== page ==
There's a relief in this, a liberation. I don't live in fear anymore of tiny numbers on little tiny pants that will mock me if I eat a peanut butter sandwich. And I don't, actually, look completely terrible. No, Candice is not wrong about that either. I'm well within the range of normal mothers. I'm not shopping at Avenues yet or the plus size department at Old Navy, in fact some days I happen to be cute, in my nifty new capri pants and scalloped-neck top (I still love The Gap even tho their mirrors continue to betray me.) And I feel very good, I get around like crazy, humping and bumping along with that goddamn stroller up and down Austin Street sometimes for 25 blocks to a playdate or a change of playground scenery. I'm up those jungle gyms like a shot and M has yet to beat me out the gate into the traffic though he seems hell bent on getting his little ass knocked off by a livery cab.
It's not like I'm not trying, either. I bought a DVD home-aerobics set, 'Hip Hop Abs with Shaun T!' who says to me half-way through my sweaty 40 minutes in hell; "We got to DANCE! Too much booty in the PANTS!"
But I do it! 3 or 4 times a week! Ok, sometimes I cheat and do the 30 minute modified. Some times I do yoga instead. But I do something! No one could tell, but I do it.
More than all that, though, is that I am more than all that. There's more of my butt, yes, but there's also much more of my soul. I'm more person than I ever was when I was thin. Inside I was always fat, and outside all I did was run away from it. Oh-mi-god, I'm gonna get fat... over and over... so boring! Now, I am interesting, at least as far as some people are concerned; little tiny people who look up at me, licking their chops, from under my great, big boobies. And I have friends, which I never used to, who are also mommies, some of whom are nursing, and some of whom are fatter than me, and by the way? Let nobody insist that nursing will make you skinny. It makes SOME people skinny. It makes other people very hungry, as me and my mommy-friends Red and Cinderella (not their real names) and our un-lost baby-weight attest! And there we are in the playground, fat Minky, fat Red, fat Cinderella, skinny Tinkerbelle (also not her... you get the idea,) and Ciao Bella somewhere in the middle, everybody sweaty, eating ice cream, climbing up the slide, wiping noses, catching little hands mid-slap, mid-shove, uprighting tricycles and breaking up brawls, kissing toddlers, missing our husbands, dreading cooking, thinking of lovemaking, needing a bath, a nap, laughing, grateful, the sun is setting, we collect the race cars and scooters and wrangle the wild babies back into the strollers and roll on home.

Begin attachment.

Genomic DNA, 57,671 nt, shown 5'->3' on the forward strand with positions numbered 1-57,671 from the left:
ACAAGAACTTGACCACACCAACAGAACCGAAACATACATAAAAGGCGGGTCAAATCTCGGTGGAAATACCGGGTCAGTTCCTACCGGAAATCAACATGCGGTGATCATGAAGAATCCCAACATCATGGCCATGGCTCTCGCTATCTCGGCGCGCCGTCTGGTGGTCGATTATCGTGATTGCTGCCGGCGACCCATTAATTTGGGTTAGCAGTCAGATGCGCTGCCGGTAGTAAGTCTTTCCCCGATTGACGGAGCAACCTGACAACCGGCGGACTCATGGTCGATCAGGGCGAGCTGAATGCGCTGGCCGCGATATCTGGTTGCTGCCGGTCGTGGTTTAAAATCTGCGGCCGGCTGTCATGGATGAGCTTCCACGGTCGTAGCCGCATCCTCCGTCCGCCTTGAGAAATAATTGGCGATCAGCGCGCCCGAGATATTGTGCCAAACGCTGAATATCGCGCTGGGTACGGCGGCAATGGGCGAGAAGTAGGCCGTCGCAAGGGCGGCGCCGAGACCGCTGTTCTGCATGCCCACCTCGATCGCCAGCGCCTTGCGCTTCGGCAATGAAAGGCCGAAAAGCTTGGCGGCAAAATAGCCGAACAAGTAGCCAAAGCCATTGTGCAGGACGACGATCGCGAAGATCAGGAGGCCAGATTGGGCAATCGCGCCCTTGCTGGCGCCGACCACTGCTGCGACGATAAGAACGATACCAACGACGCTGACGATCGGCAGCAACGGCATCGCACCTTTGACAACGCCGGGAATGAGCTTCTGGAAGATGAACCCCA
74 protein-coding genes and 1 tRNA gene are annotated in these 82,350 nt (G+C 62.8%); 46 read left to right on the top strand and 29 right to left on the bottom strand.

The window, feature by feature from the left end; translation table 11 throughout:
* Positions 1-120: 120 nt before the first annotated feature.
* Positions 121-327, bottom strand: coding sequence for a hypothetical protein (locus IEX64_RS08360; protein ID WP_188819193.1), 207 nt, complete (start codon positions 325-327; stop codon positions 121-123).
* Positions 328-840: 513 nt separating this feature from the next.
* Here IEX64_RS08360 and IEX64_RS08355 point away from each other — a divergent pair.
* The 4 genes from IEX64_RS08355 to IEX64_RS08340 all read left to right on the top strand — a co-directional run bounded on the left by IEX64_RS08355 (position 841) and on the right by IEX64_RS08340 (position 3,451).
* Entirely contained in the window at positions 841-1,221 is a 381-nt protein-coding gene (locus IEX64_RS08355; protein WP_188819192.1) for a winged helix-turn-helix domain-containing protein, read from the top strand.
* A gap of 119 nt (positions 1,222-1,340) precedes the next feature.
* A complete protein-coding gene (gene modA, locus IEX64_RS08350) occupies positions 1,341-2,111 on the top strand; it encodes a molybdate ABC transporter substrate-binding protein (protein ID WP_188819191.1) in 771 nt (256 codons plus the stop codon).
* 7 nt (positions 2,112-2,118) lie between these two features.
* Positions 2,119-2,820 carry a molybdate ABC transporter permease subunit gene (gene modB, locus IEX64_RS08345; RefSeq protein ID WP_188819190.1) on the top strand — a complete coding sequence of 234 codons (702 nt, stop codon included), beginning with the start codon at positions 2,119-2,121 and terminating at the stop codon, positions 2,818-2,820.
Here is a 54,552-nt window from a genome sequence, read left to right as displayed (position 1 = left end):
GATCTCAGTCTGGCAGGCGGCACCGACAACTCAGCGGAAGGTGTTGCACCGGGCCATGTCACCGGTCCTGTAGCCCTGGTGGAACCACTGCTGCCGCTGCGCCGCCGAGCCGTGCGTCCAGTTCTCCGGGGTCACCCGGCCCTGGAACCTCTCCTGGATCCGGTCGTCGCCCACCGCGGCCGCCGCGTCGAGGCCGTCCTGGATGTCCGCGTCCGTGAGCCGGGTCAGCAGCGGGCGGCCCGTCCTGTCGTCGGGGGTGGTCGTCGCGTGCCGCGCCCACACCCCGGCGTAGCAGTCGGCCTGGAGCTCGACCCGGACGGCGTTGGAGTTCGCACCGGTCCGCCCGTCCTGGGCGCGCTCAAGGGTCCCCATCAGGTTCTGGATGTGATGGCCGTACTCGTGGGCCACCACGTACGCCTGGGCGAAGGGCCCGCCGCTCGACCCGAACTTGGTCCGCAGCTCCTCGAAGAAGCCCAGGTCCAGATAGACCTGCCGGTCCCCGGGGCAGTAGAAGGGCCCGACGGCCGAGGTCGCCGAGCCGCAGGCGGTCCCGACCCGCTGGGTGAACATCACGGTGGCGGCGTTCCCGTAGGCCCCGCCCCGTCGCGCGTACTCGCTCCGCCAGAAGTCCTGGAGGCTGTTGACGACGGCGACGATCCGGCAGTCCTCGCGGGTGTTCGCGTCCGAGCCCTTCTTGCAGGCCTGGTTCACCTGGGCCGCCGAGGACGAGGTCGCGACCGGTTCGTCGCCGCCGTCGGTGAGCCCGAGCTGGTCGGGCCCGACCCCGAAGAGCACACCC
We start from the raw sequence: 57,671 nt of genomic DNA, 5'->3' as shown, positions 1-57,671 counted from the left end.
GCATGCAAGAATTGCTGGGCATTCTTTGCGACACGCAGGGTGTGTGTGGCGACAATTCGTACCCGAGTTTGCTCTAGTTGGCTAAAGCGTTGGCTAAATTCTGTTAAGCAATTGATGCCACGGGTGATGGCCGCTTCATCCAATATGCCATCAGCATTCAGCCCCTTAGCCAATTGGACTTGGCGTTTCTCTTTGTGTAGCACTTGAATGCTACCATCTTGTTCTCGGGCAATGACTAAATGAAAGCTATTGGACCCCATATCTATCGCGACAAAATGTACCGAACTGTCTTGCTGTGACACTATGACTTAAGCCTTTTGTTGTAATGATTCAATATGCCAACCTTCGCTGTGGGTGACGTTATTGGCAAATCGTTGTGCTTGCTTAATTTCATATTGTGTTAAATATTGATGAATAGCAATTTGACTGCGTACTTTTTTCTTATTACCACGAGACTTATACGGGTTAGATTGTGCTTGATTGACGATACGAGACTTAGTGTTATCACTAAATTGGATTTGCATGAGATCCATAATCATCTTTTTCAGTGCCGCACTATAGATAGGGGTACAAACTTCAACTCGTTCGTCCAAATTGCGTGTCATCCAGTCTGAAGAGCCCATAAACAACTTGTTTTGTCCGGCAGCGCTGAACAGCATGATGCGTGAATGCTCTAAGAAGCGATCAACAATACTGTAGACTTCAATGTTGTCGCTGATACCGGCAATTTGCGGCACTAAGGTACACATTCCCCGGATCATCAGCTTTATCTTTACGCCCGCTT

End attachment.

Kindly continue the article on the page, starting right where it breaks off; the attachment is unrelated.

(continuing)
Am I fat? Sometimes I don't even notice.